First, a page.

(vi) July 23, 1956, respondent filed in the superior court his application for an order confirming the award of arbitration, and on July 27, 1956, filed his notice of motion for an order confirming the award.

(vii) August 2, 1956, appellant filed a notice of motion to vacate the arbitration award and objection to the motion to confirm. An affidavit by Kenneth Reiner was filed in opposition to the motion to confirm, in which it was claimed that respondent induced the contract by fraud.

(viii) Hearings on these motions were held on August 3, 1956, and August 10, 1956. It was stipulated by counsel for both parties that the hearings before the arbitrators occurred on March 15, March 28, and April 3, 1956, and that prior to the filing of the application for an order confirming the award, no notice of rescission was given to respondent by appellant. [49 Cal. 2d 698]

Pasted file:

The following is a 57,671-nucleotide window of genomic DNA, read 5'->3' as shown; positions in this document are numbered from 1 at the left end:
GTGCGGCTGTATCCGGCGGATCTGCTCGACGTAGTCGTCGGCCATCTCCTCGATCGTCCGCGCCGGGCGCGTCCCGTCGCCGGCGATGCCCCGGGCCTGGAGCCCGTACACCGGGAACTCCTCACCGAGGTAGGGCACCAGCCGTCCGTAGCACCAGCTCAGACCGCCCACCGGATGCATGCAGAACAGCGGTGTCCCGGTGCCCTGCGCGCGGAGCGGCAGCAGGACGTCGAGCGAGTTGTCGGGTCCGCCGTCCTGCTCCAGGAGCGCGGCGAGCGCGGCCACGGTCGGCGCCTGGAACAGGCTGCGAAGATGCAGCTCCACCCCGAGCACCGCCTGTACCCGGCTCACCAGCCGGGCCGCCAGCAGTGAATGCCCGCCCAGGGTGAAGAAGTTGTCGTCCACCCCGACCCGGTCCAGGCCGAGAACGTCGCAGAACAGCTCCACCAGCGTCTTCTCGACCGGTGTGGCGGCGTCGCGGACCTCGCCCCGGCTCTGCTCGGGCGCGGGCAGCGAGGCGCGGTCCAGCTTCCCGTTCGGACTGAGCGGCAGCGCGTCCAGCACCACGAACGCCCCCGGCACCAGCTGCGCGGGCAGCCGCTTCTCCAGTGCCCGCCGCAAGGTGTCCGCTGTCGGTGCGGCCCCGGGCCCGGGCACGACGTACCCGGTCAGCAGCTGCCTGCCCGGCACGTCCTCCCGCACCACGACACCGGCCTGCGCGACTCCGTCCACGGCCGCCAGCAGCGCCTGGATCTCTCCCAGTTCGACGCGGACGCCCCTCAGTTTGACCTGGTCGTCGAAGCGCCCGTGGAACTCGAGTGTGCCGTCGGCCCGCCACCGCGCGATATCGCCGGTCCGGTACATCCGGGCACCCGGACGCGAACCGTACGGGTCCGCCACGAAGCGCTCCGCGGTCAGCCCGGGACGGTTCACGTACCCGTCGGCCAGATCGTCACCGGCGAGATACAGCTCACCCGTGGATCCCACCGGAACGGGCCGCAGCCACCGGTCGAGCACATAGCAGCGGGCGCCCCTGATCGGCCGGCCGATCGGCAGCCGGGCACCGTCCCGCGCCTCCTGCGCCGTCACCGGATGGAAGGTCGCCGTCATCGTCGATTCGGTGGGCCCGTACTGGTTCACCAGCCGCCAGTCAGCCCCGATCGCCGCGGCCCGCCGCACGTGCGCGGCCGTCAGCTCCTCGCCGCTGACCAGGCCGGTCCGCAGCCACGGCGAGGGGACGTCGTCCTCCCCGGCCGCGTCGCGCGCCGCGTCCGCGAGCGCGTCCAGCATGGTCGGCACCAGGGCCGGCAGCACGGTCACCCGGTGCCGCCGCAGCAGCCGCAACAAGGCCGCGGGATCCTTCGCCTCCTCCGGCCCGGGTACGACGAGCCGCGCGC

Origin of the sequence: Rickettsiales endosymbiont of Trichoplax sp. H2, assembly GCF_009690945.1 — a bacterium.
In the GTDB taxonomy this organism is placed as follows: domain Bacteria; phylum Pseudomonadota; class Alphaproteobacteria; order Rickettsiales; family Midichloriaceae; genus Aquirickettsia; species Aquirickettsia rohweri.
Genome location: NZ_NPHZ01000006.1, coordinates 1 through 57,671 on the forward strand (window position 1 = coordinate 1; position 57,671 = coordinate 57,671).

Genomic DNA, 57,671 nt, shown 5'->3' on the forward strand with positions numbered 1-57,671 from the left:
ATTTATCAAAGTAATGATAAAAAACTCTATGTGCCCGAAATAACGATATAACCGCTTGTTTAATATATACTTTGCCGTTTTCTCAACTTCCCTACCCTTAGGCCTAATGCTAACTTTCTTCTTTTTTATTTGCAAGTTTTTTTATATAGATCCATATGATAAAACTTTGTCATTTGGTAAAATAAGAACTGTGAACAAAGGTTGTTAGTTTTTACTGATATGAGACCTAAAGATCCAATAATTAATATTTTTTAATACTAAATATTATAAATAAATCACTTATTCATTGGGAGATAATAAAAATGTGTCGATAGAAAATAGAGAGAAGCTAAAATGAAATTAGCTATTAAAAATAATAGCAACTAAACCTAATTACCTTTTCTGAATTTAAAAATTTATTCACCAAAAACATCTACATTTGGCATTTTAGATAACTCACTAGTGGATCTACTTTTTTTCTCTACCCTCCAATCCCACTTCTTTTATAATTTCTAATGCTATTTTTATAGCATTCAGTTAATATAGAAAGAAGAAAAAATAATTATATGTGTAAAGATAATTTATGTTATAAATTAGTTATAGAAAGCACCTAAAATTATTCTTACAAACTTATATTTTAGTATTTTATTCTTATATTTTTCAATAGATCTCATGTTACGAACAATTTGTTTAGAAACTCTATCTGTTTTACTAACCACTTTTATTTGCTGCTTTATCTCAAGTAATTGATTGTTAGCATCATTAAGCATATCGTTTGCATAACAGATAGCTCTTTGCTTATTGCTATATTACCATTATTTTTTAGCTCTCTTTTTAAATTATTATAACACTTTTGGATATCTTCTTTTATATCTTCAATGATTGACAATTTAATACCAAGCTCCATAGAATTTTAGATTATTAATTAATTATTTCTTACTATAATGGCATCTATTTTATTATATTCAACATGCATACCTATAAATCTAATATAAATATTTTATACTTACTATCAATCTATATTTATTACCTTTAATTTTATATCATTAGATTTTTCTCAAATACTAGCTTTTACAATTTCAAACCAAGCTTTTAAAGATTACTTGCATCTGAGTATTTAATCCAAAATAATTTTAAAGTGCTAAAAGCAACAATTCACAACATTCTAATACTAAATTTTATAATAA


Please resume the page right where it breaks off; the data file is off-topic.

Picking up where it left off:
(ix) At the conclusion of the hearings on August 10, 1956, the trial court (a) granted the motion for confirmation of the award and (b) denied the motion to vacate the arbitration award.

In support of its order, the court made the following findings of fact:

"That Kaynar Mfg. Co., Inc. has been guilty of laches with respect to the claim of fraud by waiting over three months, from the time it discovered the facts it claimed constituted fraud on the part of William S. Beckett, before taking any action to disaffirm or rescind the contract.